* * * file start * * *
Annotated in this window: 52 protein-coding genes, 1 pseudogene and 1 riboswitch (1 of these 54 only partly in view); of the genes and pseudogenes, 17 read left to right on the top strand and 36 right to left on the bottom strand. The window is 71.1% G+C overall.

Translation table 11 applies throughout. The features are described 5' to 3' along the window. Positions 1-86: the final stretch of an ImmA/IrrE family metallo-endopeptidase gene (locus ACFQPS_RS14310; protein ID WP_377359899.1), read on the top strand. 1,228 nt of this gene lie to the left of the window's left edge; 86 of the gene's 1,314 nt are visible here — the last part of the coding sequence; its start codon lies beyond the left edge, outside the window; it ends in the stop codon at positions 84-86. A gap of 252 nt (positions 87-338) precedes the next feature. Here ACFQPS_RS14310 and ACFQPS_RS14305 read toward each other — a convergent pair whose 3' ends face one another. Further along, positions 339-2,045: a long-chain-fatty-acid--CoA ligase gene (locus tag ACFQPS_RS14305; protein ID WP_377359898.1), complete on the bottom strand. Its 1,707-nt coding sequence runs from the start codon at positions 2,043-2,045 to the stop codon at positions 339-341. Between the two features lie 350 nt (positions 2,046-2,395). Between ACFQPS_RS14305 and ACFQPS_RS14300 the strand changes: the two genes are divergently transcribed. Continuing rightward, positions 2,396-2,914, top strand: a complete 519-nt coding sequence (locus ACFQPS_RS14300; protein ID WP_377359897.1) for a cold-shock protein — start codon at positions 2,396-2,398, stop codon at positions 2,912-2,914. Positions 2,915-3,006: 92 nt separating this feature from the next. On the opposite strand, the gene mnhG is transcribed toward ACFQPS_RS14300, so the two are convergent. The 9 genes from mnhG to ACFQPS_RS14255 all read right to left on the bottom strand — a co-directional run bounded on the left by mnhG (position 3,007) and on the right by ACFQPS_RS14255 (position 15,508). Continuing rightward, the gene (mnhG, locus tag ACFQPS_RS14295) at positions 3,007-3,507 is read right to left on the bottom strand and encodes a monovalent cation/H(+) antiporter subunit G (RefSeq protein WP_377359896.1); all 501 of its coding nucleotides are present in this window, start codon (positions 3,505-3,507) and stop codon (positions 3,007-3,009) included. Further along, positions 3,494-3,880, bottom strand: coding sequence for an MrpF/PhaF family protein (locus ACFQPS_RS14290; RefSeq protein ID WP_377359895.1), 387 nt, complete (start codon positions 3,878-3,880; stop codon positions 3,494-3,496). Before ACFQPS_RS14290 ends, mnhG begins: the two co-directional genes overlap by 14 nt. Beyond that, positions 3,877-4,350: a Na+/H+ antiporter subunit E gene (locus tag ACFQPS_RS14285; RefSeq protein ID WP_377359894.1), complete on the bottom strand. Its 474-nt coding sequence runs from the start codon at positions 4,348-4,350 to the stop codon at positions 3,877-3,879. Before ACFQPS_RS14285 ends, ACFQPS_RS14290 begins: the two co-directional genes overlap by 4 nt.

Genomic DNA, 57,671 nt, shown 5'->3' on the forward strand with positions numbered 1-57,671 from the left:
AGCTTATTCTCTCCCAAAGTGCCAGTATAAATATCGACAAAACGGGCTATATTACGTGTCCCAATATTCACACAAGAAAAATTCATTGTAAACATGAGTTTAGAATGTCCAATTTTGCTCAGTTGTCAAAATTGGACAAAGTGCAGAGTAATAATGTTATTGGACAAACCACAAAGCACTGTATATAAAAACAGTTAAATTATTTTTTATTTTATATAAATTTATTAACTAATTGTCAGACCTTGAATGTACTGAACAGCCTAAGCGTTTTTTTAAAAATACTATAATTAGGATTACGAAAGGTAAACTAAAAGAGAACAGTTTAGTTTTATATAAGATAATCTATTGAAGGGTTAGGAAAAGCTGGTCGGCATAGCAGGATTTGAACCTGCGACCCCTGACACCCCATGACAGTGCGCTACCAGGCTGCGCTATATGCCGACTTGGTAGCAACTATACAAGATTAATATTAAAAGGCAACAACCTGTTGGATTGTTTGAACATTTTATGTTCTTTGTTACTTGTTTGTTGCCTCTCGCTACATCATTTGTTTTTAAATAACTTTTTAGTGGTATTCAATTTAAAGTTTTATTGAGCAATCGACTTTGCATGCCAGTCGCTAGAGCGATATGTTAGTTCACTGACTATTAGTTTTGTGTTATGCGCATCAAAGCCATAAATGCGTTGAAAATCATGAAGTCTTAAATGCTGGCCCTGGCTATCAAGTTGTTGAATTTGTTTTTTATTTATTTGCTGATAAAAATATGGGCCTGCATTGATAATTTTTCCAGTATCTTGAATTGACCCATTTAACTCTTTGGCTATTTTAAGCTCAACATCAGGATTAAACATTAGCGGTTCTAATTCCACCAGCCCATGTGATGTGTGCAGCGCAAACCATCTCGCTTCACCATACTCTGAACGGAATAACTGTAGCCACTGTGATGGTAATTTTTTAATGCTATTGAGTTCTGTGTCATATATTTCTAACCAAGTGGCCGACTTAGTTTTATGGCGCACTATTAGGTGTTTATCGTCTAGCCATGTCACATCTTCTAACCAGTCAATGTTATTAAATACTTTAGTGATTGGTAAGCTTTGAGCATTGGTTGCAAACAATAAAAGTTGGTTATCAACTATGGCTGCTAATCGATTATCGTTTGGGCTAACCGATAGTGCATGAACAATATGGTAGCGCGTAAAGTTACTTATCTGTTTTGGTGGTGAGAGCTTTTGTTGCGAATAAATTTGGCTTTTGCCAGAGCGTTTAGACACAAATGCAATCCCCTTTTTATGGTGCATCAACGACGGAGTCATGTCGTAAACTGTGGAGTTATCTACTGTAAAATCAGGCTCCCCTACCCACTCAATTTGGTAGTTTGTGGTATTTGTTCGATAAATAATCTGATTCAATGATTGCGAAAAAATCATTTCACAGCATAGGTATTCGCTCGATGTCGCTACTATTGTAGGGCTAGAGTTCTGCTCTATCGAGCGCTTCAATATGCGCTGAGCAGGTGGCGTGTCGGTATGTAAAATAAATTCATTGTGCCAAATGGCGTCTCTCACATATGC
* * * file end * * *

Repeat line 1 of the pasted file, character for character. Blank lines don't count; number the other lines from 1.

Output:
Annotated in this window: 52 protein-coding genes, 1 pseudogene and 1 riboswitch (1 of these 54 only partly in view); of the genes and pseudogenes, 17 read left to right on the top strand and 36 right to left on the bottom strand. The window is 71.1% G+C overall.